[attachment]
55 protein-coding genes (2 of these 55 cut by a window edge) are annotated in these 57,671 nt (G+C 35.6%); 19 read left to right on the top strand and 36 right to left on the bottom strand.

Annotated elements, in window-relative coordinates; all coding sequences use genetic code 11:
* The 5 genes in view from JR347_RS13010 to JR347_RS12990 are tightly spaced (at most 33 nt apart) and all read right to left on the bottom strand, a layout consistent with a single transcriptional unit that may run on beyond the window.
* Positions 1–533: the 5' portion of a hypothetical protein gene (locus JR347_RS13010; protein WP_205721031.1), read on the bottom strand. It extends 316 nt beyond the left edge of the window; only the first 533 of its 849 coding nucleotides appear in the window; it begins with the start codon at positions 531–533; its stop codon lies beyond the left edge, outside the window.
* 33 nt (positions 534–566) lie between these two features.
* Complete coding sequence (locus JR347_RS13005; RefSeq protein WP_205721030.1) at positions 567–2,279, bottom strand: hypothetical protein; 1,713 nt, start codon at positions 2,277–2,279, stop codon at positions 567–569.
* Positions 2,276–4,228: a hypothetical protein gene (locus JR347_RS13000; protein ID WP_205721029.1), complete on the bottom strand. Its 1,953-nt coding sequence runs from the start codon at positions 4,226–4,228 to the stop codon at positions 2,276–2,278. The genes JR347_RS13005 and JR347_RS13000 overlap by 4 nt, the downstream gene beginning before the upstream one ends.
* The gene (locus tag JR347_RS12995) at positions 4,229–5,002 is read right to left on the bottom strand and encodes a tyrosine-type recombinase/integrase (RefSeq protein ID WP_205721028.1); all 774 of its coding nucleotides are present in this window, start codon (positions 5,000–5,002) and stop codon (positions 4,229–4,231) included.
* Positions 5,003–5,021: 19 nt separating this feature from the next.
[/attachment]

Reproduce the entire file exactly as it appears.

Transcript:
55 protein-coding genes (2 of these 55 cut by a window edge) are annotated in these 57,671 nt (G+C 35.6%); 19 read left to right on the top strand and 36 right to left on the bottom strand.

Annotated elements, in window-relative coordinates; all coding sequences use genetic code 11:
* The 5 genes in view from JR347_RS13010 to JR347_RS12990 are tightly spaced (at most 33 nt apart) and all read right to left on the bottom strand, a layout consistent with a single transcriptional unit that may run on beyond the window.
* Positions 1–533: the 5' portion of a hypothetical protein gene (locus JR347_RS13010; protein WP_205721031.1), read on the bottom strand. It extends 316 nt beyond the left edge of the window; only the first 533 of its 849 coding nucleotides appear in the window; it begins with the start codon at positions 531–533; its stop codon lies beyond the left edge, outside the window.
* 33 nt (positions 534–566) lie between these two features.
* Complete coding sequence (locus JR347_RS13005; RefSeq protein WP_205721030.1) at positions 567–2,279, bottom strand: hypothetical protein; 1,713 nt, start codon at positions 2,277–2,279, stop codon at positions 567–569.
* Positions 2,276–4,228: a hypothetical protein gene (locus JR347_RS13000; protein ID WP_205721029.1), complete on the bottom strand. Its 1,953-nt coding sequence runs from the start codon at positions 4,226–4,228 to the stop codon at positions 2,276–2,278. The genes JR347_RS13005 and JR347_RS13000 overlap by 4 nt, the downstream gene beginning before the upstream one ends.
* The gene (locus tag JR347_RS12995) at positions 4,229–5,002 is read right to left on the bottom strand and encodes a tyrosine-type recombinase/integrase (RefSeq protein ID WP_205721028.1); all 774 of its coding nucleotides are present in this window, start codon (positions 5,000–5,002) and stop codon (positions 4,229–4,231) included.
* Positions 5,003–5,021: 19 nt separating this feature from the next.